Dujana, a former princely state, lies in a state of utter neglect. Characterised by magnificent mosques, grand nawabi havelis, architectural marvels and heritage buildings like Khurshid Palace and Bagh Wali Kothi, majestic wells and ponds in its heyday, the place has changed beyond recognition.
After the last nawab of Dujana migrated to Pakistan along with his family at the time of Partition, the erstwhile capital of Pathan Principality got reduced to a village along National Highway 352, between Rohtak and Jhajjar. Nevertheless, the relics of the nawabs’ havelis, some still-intact mosques, an old baoli and dilapidated remains of some grand old buildings remind one of the bygone era.
Founded by Baba Durjan Shah, a fakir, Dujana was given away by the British, along with other territories, to Abdul Samad Khan (1764-1825), a soldier of fortune, in 1806, as a reward for the services he rendered. Thus, Khan became the first nawab of Dujana. He was succeeded by Nawab Muhammed Donde Khera Khan, who remained on the throne from 1825 to 1850. The tenure of Nawab Hasan Ali Khan, the third Nawab of Dujana, spanned from 1850 to 1867; Nawab Muhammed Saadat Ali Khan (1867 to 1879), Jalaluddin Nawab Muhammed Mumtaz Ali Khan Bahadur Mustaqil-i-Jan (1879 to 1908), and Jalaluddin Nawab Muhammed Khurshid Ali Khan Bahadur Mustaqil-i-Jan (1908 to 1925). The last nawab of Dujana , Jalaluddin Nawab Muhammed Iqtidar Ali Khan Bahadur Mustaqil-i-Jan, took over the reins in 1925. He migrated to Lahore along with his family at the time of Partition.
After the departure of the last nawab and his family, the heritage property was handed over to the Education Department. But neither the Education Department, nor the Department of Archaeology and Museums paid any attention to Dujana, which could have been easily showcased as a heritage village of Haryana.
Due to the lack of maintenance, the nawabi-era buildings and other structures are in ruins — the villagers use these heritage sites to rear cattle and prepare dung-cakes. Local residents maintain that if the authorities concerned had taken care of Khurshid Palace, Bagh Wali Kothi, mosques, wells, ponds and baoli of Dujana, these would have been still intact.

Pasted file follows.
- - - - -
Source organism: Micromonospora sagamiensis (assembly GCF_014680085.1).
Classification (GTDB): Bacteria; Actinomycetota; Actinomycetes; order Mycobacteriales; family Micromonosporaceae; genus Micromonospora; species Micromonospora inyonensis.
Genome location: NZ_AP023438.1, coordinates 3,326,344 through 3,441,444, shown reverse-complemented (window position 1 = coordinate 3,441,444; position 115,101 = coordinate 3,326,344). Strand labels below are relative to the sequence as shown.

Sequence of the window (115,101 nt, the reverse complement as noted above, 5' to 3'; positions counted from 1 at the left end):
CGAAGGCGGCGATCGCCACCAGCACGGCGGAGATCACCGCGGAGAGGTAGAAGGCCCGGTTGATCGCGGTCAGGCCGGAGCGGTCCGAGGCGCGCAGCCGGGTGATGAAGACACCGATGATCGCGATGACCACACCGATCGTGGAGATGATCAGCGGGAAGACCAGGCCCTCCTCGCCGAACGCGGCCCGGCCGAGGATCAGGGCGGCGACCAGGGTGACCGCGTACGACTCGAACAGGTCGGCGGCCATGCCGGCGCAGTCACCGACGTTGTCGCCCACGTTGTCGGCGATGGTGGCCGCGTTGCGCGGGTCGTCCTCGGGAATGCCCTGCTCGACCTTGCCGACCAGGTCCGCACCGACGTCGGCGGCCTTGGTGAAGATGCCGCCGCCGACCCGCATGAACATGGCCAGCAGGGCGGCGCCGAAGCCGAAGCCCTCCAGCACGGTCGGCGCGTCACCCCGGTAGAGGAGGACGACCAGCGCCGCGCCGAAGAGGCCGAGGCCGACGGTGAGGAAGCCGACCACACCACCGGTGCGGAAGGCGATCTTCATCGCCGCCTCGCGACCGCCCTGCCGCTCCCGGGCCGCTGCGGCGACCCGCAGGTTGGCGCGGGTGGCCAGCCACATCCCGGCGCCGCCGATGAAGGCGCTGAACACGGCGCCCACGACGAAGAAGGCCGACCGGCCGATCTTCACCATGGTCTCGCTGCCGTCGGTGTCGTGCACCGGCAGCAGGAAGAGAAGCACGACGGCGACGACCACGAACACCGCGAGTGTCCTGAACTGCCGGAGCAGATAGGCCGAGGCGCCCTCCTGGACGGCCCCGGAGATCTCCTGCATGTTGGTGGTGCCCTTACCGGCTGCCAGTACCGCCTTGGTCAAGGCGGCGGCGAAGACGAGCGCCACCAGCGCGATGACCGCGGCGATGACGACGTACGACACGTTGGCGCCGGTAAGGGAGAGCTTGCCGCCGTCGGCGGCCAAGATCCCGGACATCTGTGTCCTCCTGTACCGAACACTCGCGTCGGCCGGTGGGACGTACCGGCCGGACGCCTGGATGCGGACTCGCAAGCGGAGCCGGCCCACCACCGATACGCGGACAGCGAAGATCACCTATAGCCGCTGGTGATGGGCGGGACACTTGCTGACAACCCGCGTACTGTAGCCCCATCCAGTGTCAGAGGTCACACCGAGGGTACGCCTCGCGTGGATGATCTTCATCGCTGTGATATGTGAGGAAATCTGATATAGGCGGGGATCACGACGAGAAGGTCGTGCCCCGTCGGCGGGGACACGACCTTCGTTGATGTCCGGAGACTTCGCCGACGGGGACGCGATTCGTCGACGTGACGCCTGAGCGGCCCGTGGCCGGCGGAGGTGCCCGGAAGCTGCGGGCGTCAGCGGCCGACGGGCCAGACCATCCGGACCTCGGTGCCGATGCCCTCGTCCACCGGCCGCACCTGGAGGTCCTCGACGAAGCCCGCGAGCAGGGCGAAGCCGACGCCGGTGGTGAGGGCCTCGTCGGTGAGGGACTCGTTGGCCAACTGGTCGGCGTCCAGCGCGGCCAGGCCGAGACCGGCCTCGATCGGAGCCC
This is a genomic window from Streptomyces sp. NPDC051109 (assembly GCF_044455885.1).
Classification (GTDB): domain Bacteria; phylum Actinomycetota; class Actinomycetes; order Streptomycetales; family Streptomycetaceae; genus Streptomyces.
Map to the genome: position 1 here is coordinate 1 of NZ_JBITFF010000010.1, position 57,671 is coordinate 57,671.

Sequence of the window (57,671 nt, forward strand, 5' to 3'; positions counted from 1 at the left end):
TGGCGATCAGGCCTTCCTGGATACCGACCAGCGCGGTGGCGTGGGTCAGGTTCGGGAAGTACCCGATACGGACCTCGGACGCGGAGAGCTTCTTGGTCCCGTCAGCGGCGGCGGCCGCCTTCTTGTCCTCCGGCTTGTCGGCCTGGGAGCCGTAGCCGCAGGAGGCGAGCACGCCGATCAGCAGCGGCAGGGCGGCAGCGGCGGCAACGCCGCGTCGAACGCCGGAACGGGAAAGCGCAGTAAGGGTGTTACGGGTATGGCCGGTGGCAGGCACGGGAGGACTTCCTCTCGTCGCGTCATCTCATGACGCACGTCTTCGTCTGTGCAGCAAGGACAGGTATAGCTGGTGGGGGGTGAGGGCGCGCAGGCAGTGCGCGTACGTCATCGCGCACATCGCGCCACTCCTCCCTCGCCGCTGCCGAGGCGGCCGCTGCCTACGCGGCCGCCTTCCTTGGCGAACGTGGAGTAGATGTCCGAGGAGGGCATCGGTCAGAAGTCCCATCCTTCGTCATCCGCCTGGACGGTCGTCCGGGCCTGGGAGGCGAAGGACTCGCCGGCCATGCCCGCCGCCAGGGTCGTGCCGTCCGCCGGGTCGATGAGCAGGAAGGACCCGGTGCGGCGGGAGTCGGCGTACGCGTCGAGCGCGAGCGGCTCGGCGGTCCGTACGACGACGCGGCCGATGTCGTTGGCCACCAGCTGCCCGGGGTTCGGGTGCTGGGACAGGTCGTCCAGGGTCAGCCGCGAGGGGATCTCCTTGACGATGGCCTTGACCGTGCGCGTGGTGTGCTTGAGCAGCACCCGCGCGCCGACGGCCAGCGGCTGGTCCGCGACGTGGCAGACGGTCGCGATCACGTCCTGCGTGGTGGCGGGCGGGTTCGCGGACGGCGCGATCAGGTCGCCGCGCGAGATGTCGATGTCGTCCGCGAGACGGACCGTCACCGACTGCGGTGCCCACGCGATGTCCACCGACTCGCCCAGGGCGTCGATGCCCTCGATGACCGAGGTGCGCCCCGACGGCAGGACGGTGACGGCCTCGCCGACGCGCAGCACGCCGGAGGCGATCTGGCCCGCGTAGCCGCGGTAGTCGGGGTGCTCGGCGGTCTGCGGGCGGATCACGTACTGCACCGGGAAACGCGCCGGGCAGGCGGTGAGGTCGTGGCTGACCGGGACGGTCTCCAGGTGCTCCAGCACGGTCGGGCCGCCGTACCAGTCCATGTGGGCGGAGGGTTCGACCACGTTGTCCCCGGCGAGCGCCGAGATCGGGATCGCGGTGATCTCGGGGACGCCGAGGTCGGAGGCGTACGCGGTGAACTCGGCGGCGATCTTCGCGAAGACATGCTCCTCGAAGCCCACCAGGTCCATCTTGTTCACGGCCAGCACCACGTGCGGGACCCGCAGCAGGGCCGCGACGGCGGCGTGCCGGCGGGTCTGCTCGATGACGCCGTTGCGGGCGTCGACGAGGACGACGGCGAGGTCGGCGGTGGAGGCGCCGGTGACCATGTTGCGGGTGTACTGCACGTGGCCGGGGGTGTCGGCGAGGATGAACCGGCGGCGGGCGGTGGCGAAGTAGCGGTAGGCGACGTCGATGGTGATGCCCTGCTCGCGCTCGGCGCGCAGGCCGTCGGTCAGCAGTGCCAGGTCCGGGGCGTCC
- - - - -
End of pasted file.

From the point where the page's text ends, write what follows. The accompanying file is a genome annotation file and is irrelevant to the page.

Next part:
“People continue to encroach upon these sites and take away wooden, marble, stone and glass fittings with impunity,” laments Naveen Ahlawat, a resident of Dujana.
Apart from the government apathy and indifferent attitude of the villagers, the floods in 1995 also caused much damage to the heritage buildings and structures.
Of the 30-odd mosques located in Dujana, only the Lal Masjid, where some scenes of the Aamir Khan-starrer Bollywood movie Mangal Pandey: The Rising were shot, has been maintained well by the Haryana Waqf Board.
Gradual decay of heritage
“Dujana has witnessed a gradual decay of heritage-value property over the past decades. Several buildings of the nawabs’ time are on the verge of collapse. The memorial tombs of the family members of the nawabs and a graveyard located adjacent to the kachehri are in a pitiable condition,” observes Haryana’s noted cultural historian Ranbir S Phaugat.
He points out that the Dargu Walah well in Dujana, which is probably the largest well in the state, is also lying in a state of neglect. “Only the fine masonry buildings of a school and a hospital are noticeable now.”
In what can be termed ‘better late than never’, the Haryana State Directorate of Archaeology and Museums has now pulled up its socks and started the exercise to take over some heritage buildings and structures of Dujana for restoration.
“We have initiated the process to take over Lal Masjid, Bagh Wali Kothi and Dargu Walah well and the adjoining baoli for restoration,” reveals Dr Banani Bhattacharyya, Deputy Director at the state Directorate. The move of the Haryana Government comes as a ray of hope to revive the nawabi-era grandeur of the erstwhile princely state.
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